2. The times, they are a-changing…and they have been for many years. I sometimes use the phrase “traditional” marriage but I think I’ll change that to “antiquated” marriage, because in 2014 we have more women entering grad school than men and we women have all the opportunities men do unless we want to be a CEO or a male model.
No woman should find herself having been out of the workforce for decades unless she and her husband have a very specific understanding of her role in the marriage. Alimony barnacles try to sell us on the fantasy that the husband demanded the wife stay home and not work, when in reality most men in these types of marriages will tell you that is a bald-faced lie, created by a woman who wants to first take half the marital assets (that’s fair…I guess) and then take over half again via sucking their ex dry with
welfare spousal support.
For those men who truly want their wives to never work outside the home – who insist that the woman play the role of dutiful wife and nothing more – I have no sympathy when they get hit by astronomical alimony awards. None. You broke it, you bought it.
The thing is, that is really rarely the case these days. 1960? Yeah, probably. 2014? No fucking way. I have studied this issue extensively for 8 years and spoken with hundreds of payers all over the country. I have never met a payer who wanted the recipient to stay home during the entirety of the marriage. Never.
Instead, I hear a very similar story over and over again from (almost always) men that they begged their wives to go back to work once the kids were in school but were rebuffed. Case in point out of Florida: a woman insisted her husband pay for her to complete college after she dropped out upon earning her MRS degree. She promised she would use that degree to further her career when the youngest of their (yet unborn) children entered school.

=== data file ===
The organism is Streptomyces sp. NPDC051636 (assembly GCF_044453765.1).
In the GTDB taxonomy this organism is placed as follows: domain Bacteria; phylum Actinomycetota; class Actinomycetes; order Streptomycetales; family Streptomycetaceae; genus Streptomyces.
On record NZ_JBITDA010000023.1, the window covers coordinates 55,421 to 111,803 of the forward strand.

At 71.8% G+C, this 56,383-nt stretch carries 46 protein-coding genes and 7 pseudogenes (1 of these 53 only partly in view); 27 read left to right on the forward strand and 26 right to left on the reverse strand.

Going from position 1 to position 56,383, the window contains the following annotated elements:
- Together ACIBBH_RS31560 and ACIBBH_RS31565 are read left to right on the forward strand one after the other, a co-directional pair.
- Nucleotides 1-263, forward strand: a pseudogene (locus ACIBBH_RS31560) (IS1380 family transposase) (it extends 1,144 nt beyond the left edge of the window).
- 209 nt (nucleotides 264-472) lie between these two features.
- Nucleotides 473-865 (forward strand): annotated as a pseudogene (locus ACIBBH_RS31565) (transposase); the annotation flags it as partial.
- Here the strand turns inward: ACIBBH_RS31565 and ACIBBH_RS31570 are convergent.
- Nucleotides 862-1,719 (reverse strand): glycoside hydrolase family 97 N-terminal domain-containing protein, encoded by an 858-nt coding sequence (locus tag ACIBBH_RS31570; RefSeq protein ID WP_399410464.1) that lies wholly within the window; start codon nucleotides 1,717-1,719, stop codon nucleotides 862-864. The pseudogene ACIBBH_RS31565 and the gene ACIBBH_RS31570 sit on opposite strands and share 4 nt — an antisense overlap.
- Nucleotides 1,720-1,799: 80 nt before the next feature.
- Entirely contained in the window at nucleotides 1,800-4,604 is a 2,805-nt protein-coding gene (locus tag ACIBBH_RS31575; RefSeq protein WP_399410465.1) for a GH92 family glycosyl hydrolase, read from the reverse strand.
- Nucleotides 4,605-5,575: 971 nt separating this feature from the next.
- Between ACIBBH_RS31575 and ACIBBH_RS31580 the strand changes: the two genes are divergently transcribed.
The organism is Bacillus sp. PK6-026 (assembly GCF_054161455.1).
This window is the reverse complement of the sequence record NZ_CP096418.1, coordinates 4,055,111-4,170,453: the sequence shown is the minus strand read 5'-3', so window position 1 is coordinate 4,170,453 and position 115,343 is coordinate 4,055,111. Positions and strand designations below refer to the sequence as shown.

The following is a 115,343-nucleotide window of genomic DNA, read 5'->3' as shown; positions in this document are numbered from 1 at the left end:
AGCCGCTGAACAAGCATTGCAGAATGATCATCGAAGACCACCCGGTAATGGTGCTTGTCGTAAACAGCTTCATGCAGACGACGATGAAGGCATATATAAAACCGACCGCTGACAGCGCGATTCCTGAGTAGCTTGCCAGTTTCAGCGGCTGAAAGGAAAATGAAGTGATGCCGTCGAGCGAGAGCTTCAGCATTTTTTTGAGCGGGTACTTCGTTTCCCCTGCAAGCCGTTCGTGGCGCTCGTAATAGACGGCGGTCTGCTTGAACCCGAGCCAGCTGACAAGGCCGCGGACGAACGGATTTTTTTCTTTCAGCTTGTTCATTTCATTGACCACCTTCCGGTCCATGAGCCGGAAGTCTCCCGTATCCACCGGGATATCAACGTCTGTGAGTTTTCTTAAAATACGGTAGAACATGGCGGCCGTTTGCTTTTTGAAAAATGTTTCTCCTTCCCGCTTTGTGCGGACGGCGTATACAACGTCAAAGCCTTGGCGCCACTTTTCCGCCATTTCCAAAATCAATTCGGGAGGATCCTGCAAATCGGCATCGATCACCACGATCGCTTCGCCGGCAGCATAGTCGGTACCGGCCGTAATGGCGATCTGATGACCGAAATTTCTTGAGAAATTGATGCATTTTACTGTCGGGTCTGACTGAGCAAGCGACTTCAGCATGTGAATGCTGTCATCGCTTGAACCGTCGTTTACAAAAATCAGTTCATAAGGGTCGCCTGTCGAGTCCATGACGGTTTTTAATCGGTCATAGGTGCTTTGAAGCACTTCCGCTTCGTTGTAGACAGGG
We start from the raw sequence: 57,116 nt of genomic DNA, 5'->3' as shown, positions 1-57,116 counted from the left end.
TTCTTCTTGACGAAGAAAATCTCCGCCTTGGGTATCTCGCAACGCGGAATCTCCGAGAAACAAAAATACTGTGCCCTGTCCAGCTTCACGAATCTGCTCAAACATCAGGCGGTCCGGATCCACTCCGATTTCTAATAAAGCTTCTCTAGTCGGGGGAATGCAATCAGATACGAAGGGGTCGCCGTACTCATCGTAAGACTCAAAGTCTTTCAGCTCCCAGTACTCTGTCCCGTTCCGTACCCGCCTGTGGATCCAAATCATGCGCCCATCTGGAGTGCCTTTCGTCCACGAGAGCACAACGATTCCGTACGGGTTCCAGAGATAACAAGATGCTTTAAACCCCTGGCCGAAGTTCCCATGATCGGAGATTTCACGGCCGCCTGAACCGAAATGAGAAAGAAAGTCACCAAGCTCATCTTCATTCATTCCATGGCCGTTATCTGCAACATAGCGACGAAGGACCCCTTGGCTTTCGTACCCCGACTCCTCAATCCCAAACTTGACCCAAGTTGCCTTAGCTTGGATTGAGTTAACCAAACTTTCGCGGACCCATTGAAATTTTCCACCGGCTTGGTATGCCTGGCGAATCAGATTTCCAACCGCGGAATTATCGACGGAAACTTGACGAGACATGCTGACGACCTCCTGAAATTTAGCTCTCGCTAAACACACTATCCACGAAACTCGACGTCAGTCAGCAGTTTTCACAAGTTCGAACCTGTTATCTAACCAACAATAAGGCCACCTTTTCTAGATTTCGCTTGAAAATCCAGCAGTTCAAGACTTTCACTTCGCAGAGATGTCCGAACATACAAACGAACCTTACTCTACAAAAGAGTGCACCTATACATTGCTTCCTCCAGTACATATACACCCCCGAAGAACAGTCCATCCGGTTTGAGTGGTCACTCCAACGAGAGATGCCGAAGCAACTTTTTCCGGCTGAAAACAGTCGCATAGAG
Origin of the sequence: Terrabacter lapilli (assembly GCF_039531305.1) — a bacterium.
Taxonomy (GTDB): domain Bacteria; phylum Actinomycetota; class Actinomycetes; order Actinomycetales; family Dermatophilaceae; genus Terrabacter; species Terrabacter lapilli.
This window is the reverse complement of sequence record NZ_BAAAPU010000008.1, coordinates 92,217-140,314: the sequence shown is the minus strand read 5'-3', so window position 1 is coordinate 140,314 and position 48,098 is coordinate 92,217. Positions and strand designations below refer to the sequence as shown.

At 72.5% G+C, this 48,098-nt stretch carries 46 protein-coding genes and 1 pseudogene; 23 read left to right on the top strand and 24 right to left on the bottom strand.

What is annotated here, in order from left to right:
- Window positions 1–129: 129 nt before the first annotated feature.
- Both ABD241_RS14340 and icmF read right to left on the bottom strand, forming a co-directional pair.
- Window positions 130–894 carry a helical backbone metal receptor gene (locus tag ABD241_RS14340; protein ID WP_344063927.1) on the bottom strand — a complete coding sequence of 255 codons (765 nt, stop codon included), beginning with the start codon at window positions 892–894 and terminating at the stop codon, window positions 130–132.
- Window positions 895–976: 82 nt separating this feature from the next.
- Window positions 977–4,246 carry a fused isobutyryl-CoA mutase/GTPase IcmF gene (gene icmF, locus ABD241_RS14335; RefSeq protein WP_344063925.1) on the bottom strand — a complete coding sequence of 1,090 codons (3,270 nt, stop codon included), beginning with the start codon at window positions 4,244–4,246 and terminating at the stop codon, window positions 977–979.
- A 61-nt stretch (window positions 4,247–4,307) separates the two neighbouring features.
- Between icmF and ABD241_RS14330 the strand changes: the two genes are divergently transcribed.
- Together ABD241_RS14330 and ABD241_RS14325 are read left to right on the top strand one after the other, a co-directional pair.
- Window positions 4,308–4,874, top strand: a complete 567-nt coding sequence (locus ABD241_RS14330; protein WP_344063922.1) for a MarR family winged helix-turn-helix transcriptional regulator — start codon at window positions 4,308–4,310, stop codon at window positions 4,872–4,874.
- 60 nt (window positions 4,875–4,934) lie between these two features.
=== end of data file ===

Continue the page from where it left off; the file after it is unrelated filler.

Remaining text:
Did she go back to work? No. Did her husband ask her to? Yes. Repeatedly. She also had a prolific spending habit and refused to participate in mending the marital fabric when the snags became tears and the tears became gaping holes.
After demanding and receiving permanent alimony at pretty young age 15 years ago, she has yet to earn an income. Remember, this is in addition to getting half the marital assets – every penny of which was earned by the husband’s hard work over the 25 year marriage. The alimony nearly bankrupted him and she refused to give him a break, despite his care and feeding of her for decades.
This isn’t good for him, obviously, nor is it good for her or for society in general. My belief is that no woman should go without working, unless they have a very structured agreement with the husband that includes a pre-marital contractual solution to the problems of divorce via the funding of a divorce annuity.*
Thank you for your letter and I hope to tackle the issue of age discrimination soon.
Readers, please continue to send me your letters. My bank is starting to dry up, which is clearly a result of people being profoundly helped by my work and thus having no problems anymore. Still, I need you to keep them coming. Happy Friday!
*The divorce annuity is a new concept I am developing. Please stay tuned for details.